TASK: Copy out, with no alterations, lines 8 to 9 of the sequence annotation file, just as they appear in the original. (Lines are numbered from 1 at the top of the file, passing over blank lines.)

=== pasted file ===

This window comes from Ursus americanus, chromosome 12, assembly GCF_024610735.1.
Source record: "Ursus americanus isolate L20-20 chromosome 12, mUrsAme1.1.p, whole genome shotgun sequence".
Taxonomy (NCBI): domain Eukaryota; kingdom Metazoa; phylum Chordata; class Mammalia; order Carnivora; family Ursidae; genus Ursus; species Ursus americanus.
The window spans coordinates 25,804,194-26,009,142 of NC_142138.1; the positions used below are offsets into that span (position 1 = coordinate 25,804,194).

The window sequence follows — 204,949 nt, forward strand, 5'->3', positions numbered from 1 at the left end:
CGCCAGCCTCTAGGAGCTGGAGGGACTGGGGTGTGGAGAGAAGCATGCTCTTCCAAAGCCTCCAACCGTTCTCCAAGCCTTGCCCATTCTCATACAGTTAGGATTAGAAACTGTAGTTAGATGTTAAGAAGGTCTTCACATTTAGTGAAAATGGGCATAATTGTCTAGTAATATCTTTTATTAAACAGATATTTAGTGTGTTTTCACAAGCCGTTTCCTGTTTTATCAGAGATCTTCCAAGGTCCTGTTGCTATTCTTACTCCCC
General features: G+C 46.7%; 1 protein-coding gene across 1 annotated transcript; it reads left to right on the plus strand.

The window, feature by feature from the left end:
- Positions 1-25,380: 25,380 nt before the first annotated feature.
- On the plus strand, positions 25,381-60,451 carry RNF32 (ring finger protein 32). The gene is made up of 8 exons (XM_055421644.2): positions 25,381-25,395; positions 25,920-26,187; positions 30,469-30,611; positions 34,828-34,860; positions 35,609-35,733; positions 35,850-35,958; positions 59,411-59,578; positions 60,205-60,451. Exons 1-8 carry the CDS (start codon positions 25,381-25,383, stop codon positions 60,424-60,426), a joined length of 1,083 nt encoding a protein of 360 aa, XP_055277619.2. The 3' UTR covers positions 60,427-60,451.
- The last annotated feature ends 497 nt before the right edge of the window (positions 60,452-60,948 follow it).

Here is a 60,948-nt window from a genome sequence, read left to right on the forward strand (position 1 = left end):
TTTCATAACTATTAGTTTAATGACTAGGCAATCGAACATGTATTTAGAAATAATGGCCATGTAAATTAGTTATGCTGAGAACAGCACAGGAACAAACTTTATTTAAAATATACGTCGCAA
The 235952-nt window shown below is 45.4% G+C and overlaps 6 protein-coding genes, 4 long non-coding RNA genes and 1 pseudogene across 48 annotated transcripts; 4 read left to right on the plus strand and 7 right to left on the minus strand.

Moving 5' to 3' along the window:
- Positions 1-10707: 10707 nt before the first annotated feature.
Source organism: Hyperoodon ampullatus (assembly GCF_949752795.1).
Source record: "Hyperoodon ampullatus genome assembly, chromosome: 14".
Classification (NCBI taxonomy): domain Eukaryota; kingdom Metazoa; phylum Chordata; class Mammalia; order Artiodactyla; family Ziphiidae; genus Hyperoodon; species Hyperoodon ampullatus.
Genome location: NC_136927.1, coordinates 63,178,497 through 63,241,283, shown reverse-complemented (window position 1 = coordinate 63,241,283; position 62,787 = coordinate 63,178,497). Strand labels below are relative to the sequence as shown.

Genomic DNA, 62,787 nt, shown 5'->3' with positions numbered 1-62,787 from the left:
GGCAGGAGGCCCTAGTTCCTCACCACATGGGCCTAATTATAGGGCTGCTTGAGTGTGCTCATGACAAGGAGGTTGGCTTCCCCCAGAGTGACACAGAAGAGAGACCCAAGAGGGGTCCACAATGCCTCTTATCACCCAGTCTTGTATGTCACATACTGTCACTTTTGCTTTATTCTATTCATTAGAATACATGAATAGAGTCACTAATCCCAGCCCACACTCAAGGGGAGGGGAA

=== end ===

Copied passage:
The window, feature by feature from the left end:
- Positions 1-25,380: 25,380 nt before the first annotated feature.